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Trinity 22 – Matthew 18:21-35

by pastorjuhl ~ October 31st, 2012

In the Name of the Father and of the + Son and of the Holy Spirit

            “O Almighty God, merciful Father….”

The opening words to the formula for the confession of sin in the Divine Service give it away before the absolution is pronounced. God is almighty, no doubt about it. He is all-powerful, all seeing, and all knowing. He knows where you stand with Him before you stand before Him. For the servant in our Lord’s parable, the account reads 10,000 talents and counting.

A talent is a unit of weight and mass. 10,000 talents is equivalent to almost 754,000 pounds. That’s a heavy burden. There is no way the servant could ever pay back what he owes his master. He could work night and day for the rest of his life and never come close to paying back the debt. Yet he has the temerity to fall to his knees and implore his master, Have patience with me, and I will pay you everything.

The voice of the servant is the voice of human nature. We think: I have committed this and that sin; to pay for them I will do thus and so. I will fast “x” number of days, say “x” number of prayers, donate “x” number of dollars to charity, maybe “x” number of dollars to my church if there’s enough money left over, and pay for my sins this way. Human nature wants to be in control. It wants to pull its own water bucket from the well. It wants to lay the first brick. Human nature wants to be Number One.

Human nature is thrown the nastiest of curve balls when out of pity for [the servant], the master of that servant released him and forgave him the debt. Jesus says nothing about the servant’s promise of repayment. He is released and forgiven out of pity. His master took pity on him. This is a change of position on the part of the master. He looks at his servant in a different way. No longer is he seen as a debtor. He is a free man. All it took was a declaration of freedom. No works, no promises, and no guarantees. The mere speaking of words declares the debt forgiven and forgotten.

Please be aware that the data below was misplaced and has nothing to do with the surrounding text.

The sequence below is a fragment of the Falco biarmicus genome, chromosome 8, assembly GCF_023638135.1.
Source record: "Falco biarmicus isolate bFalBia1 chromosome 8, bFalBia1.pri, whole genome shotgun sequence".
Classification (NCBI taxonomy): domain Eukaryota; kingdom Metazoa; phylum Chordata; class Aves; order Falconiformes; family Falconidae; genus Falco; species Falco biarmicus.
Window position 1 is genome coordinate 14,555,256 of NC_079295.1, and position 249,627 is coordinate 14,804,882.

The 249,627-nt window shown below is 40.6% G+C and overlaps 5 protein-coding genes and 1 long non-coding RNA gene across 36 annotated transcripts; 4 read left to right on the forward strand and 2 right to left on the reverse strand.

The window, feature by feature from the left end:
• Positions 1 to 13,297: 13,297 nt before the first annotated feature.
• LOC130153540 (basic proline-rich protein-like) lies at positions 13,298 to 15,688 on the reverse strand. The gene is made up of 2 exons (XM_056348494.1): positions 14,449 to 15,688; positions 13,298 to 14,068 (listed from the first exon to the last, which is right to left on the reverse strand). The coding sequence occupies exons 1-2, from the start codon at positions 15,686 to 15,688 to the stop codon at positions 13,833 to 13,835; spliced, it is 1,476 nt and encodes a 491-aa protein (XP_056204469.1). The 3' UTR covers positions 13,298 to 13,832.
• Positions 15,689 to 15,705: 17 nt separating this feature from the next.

As I said earlier, the first few words of the formula for confession of sins gives it away. God is almighty, but He is also merciful. We see this in the forgiving of the debt of 10,000 talents. The forgiven servant leaves his master, he finds another fellow servant who owes the first servant 100 denarii. A denarius is another standard of weight and mass. 100 denarii is equivalent to about 13 and one-half ounces. This is almost a trivial amount of debt. Nevertheless, the servant forgiven of a tremendous debt seizes and chokes the servant with the modest debt. He demands instant payment. The other servant begs for time to repay, but the first servant is impatient. He throws the other servant in jail until repayment is made.

Again, this is a picture of human nature. Replace “talent” and “denarius” with “sins”. It’s a simple thing to mouth the expression “forgiveness of sins.” The problem is that when it comes to putting that expression into practice, we don’t know the first thing about it! It is a tremendous truth to believe that all my sins are forgiven and that by faith I am righteous before God. How totally different this is in contrast to the righteousness of this world as proclaimed by lawyers, philosophers, gurus, and intellectual giants. They all reach the same conclusion: righteousness must be an inner, inherent characteristic of the human heart and soul. Nothing could be farther from the truth!